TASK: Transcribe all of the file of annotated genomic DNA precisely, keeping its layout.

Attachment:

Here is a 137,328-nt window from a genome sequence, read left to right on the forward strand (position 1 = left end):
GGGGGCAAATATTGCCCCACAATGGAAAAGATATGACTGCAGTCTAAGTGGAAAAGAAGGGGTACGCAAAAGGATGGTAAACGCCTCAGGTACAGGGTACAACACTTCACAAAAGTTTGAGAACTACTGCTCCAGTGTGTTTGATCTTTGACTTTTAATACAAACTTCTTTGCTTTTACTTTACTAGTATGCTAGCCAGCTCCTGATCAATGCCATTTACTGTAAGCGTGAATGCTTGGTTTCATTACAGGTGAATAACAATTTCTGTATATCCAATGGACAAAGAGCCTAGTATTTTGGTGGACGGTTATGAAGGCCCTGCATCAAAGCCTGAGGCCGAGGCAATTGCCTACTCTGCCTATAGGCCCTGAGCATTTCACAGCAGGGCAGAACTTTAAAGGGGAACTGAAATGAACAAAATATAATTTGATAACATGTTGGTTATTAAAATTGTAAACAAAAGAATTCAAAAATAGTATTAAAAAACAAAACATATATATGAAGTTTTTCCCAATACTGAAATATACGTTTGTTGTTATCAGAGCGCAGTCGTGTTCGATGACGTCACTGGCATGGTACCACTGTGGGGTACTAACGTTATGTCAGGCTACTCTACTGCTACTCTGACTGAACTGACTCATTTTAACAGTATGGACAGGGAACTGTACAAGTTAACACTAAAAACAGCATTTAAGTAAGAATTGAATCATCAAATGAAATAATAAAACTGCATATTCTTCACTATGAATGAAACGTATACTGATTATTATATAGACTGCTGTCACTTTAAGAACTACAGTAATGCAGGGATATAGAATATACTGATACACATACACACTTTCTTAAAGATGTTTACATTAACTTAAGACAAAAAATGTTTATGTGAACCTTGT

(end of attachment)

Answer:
Here is a 137,328-nt window from a genome sequence, read left to right on the forward strand (position 1 = left end):
GGGGGCAAATATTGCCCCACAATGGAAAAGATATGACTGCAGTCTAAGTGGAAAAGAAGGGGTACGCAAAAGGATGGTAAACGCCTCAGGTACAGGGTACAACACTTCACAAAAGTTTGAGAACTACTGCTCCAGTGTGTTTGATCTTTGACTTTTAATACAAACTTCTTTGCTTTTACTTTACTAGTATGCTAGCCAGCTCCTGATCAATGCCATTTACTGTAAGCGTGAATGCTTGGTTTCATTACAGGTGAATAACAATTTCTGTATATCCAATGGACAAAGAGCCTAGTATTTTGGTGGACGGTTATGAAGGCCCTGCATCAAAGCCTGAGGCCGAGGCAATTGCCTACTCTGCCTATAGGCCCTGAGCATTTCACAGCAGGGCAGAACTTTAAAGGGGAACTGAAATGAACAAAATATAATTTGATAACATGTTGGTTATTAAAATTGTAAACAAAAGAATTCAAAAATAGTATTAAAAAACAAAACATATATATGAAGTTTTTCCCAATACTGAAATATACGTTTGTTGTTATCAGAGCGCAGTCGTGTTCGATGACGTCACTGGCATGGTACCACTGTGGGGTACTAACGTTATGTCAGGCTACTCTACTGCTACTCTGACTGAACTGACTCATTTTAACAGTATGGACAGGGAACTGTACAAGTTAACACTAAAAACAGCATTTAAGTAAGAATTGAATCATCAAATGAAATAATAAAACTGCATATTCTTCACTATGAATGAAACGTATACTGATTATTATATAGACTGCTGTCACTTTAAGAACTACAGTAATGCAGGGATATAGAATATACTGATACACATACACACTTTCTTAAAGATGTTTACATTAACTTAAGACAAAAAATGTTTATGTGAACCTTGT